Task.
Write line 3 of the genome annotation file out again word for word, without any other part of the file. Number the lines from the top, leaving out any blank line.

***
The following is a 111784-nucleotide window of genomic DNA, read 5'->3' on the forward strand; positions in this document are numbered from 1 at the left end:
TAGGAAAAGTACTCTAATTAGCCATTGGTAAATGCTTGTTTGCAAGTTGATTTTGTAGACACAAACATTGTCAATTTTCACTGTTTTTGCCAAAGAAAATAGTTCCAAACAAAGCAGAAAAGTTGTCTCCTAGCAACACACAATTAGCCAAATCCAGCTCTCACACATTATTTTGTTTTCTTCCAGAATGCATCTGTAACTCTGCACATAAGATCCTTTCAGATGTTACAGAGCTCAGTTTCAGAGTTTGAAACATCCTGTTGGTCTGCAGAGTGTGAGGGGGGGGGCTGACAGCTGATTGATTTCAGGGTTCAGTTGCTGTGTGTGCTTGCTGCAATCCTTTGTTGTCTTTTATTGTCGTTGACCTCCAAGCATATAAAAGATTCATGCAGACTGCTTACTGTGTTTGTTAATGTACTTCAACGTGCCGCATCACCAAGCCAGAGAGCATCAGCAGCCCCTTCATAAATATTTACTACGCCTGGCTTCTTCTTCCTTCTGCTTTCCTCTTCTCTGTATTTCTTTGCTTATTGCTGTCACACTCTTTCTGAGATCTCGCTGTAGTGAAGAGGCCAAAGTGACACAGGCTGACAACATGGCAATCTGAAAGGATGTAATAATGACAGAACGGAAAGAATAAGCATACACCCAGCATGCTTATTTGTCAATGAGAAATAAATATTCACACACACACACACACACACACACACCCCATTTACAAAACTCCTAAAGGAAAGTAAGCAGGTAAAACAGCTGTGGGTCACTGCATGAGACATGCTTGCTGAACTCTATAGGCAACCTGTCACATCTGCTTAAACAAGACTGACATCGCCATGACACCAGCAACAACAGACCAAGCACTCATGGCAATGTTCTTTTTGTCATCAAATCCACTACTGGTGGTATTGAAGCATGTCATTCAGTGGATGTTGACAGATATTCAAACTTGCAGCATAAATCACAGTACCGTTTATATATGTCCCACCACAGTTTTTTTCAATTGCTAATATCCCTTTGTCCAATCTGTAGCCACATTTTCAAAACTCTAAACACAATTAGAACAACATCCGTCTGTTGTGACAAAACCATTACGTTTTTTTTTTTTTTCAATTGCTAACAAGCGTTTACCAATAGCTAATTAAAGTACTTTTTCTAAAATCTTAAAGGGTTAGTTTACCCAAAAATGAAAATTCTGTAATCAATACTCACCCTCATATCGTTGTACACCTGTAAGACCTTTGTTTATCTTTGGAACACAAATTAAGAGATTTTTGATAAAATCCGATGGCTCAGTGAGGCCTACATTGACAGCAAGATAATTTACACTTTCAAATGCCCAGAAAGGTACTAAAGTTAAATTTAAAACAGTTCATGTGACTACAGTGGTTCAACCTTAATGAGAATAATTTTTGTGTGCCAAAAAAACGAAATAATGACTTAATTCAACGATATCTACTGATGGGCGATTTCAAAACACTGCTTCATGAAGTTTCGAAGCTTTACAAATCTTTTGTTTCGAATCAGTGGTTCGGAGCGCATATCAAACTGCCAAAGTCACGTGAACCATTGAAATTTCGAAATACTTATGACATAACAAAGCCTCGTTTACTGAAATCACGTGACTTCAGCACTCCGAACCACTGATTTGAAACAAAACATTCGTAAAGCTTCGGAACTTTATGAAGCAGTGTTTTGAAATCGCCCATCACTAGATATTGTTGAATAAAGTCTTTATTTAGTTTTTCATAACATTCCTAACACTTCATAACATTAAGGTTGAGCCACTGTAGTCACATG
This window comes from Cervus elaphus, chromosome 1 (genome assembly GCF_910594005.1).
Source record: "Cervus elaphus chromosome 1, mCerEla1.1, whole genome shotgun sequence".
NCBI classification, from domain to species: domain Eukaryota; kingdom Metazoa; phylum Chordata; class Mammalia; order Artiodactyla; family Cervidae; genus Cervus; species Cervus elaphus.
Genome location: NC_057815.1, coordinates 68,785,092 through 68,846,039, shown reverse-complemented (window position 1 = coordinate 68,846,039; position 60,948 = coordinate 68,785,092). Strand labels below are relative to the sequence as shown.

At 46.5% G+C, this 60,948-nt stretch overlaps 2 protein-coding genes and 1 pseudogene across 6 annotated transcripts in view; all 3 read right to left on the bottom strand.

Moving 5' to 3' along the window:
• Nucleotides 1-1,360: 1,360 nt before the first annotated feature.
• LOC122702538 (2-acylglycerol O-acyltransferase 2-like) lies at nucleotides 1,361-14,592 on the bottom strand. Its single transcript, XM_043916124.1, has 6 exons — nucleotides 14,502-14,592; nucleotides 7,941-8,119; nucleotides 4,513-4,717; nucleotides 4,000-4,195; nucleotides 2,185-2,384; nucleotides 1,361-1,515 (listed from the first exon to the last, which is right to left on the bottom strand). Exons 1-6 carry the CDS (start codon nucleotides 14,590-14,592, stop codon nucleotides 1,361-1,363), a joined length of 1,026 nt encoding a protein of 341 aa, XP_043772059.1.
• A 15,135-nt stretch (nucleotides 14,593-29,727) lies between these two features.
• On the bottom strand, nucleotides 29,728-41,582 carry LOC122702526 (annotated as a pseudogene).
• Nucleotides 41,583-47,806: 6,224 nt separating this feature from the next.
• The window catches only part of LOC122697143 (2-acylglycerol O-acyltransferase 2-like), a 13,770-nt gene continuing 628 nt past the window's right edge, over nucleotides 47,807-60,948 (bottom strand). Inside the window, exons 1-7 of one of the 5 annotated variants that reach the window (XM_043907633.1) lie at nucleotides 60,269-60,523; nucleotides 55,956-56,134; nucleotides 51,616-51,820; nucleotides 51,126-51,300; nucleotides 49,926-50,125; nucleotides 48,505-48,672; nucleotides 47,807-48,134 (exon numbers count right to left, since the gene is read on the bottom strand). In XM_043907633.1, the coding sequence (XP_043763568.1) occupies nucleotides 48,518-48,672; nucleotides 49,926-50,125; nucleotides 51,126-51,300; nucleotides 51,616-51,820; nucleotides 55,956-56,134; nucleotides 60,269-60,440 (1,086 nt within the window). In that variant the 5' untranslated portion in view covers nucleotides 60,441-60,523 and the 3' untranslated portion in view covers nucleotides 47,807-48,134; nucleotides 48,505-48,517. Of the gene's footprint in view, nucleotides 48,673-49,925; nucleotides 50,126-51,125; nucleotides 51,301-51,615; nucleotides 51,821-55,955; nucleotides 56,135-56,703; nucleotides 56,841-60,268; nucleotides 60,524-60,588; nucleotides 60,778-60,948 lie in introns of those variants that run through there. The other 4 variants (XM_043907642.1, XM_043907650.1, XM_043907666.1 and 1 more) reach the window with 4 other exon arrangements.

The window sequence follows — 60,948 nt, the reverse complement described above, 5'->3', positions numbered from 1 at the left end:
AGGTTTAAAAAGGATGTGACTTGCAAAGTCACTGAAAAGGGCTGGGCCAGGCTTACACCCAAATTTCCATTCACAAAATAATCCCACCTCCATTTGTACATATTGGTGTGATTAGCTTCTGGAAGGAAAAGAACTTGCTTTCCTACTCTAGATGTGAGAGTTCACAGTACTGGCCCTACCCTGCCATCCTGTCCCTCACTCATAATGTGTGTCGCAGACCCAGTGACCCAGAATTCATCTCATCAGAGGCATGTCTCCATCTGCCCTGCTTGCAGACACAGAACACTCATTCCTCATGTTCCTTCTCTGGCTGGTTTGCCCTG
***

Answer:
This window comes from Cervus elaphus, chromosome 1 (genome assembly GCF_910594005.1).